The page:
Thailand is on the cusp of monumental change as a military regime prepares to loosen its grip on power. But how will this change affect the legal landscape? John Church reports
If no one changes the script at the last minute, Thailand is poised for its first democratic election since a 2014 military coup. The poll is scheduled for 24 February 2019.
The term “democratic election” is used in a looser sense, considering political gatherings were banned until only recently, in December, and the slapped-together opposition parties that have since registered, or are still waiting to have registrations approved, are contending with a well-oiled pro-regime party (Palang Pracharath, or PPRP). Late changes to 350 electoral boundaries have caused a supposedly independent Electoral Commission to come under fire with claims of gerrymandered electorates, and reports of massive vote buying in the form of regime handouts to low-income earners and the elderly have also emerged.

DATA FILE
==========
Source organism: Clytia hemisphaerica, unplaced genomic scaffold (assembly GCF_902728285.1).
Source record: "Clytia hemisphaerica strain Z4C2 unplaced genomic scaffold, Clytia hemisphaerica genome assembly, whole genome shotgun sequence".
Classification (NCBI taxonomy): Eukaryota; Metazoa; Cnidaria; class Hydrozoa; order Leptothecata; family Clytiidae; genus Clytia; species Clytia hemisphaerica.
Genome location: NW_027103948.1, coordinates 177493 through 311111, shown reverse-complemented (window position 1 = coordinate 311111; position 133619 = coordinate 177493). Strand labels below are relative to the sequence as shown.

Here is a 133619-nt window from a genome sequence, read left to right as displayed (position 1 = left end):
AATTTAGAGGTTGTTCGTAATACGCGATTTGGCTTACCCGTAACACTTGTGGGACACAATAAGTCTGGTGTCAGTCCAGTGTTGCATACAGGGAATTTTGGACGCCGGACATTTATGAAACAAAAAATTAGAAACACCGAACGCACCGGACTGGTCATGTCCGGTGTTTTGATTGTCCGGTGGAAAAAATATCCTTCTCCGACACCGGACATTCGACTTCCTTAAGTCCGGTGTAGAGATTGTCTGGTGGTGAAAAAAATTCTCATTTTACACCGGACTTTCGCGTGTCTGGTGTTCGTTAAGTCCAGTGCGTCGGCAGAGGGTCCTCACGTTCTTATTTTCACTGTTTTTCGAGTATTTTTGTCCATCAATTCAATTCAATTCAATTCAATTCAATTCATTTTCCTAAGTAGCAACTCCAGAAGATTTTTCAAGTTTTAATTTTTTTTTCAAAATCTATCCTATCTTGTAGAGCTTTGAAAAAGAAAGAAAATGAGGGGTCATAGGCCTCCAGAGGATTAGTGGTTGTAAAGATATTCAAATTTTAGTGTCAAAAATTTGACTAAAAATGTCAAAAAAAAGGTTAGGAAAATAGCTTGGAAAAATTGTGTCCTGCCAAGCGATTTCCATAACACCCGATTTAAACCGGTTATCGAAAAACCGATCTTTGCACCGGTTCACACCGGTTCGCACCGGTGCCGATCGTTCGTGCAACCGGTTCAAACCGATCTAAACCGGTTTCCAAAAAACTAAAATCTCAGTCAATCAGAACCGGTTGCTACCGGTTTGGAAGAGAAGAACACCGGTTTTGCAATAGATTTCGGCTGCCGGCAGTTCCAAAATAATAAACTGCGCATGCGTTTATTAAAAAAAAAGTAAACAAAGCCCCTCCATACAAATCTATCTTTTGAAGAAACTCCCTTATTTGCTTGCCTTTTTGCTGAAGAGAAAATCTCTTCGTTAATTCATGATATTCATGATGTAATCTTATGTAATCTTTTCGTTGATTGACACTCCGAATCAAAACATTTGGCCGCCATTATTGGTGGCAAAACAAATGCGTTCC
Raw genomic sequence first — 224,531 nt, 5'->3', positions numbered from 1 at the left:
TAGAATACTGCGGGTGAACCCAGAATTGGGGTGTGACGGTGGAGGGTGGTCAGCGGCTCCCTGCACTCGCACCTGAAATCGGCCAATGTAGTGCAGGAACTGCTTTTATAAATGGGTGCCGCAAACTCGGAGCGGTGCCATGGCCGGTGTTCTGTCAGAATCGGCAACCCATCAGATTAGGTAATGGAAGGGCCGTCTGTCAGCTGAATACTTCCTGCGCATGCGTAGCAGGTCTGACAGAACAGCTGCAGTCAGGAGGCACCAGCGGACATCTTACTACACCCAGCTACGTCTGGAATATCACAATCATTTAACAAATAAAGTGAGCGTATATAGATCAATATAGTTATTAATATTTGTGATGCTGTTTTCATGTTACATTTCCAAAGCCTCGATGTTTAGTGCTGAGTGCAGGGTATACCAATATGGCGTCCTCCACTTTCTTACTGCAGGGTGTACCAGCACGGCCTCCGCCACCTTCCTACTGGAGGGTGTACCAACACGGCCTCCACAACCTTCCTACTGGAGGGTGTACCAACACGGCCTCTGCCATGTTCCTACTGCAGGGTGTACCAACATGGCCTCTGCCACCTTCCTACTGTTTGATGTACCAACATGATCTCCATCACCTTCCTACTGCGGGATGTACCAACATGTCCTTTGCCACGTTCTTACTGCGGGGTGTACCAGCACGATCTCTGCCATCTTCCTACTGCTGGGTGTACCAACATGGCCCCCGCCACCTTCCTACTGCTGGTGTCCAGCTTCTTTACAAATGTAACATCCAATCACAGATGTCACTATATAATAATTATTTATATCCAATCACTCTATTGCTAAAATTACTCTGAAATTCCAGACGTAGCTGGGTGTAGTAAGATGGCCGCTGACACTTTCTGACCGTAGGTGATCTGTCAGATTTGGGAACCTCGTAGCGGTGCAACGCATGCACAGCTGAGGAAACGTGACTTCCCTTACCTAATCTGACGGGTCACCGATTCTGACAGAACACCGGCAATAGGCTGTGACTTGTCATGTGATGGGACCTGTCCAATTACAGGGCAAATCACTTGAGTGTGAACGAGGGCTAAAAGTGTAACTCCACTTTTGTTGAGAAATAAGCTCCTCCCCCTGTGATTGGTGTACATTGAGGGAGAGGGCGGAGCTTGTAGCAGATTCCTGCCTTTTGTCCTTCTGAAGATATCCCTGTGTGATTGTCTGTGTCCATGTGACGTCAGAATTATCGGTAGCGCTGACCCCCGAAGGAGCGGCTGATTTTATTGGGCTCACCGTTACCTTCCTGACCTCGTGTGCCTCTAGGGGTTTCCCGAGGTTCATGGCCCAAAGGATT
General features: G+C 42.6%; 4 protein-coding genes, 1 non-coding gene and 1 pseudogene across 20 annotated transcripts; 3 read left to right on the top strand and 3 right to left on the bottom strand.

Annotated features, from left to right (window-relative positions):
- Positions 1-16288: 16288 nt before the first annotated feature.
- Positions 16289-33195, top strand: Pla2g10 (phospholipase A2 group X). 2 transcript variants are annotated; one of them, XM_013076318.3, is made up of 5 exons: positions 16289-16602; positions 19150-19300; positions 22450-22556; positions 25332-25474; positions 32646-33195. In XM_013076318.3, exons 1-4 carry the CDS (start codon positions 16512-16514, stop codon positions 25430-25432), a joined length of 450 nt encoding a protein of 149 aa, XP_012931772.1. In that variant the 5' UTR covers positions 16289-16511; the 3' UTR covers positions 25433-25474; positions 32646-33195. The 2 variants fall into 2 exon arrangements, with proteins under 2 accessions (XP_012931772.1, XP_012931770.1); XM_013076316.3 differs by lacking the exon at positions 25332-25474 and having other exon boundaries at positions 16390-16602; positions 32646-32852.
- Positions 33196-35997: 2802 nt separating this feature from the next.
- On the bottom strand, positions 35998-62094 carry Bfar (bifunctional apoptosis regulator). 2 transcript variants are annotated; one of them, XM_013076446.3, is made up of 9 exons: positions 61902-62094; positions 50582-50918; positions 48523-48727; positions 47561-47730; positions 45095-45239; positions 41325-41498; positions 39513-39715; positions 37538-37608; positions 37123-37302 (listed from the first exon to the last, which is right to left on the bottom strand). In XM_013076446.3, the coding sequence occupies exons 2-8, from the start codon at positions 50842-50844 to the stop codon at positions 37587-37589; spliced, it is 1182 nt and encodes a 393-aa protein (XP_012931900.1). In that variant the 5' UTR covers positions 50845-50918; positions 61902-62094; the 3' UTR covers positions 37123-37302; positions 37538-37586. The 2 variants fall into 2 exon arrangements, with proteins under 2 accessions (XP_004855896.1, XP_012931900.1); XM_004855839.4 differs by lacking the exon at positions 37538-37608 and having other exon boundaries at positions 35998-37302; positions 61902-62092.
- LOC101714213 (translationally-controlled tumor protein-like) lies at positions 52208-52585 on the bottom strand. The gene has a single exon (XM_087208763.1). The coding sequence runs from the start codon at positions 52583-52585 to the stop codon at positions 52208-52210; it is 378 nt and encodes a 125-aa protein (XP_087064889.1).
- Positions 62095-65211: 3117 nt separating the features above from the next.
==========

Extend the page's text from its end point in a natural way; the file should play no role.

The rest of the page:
But things must at least be seen to be on the democratic uptick if Thailand is to see a return of much-needed Western foreign investment, and if the country is to rejoin the fold of countries developed enough to rule by methods other than authoritarian.
“The elections in Thailand are very important as the world will be watching,” says Franck Fougere, managing director of Ananda Intellectual Property law firm, foreign trade adviser to the French government and former president of the Franco-Thai Chamber of Commerce. “It is time for Thailand to return to a true democratic regime and the elections are a clear opportunity to boost investor confidence in the country and increase foreign direct investment. Hopefully, Thailand will send a strong signal to the world that it has appeased its internal political divisions and successfully managed to preserve good economic growth while bringing back democracy to the people.”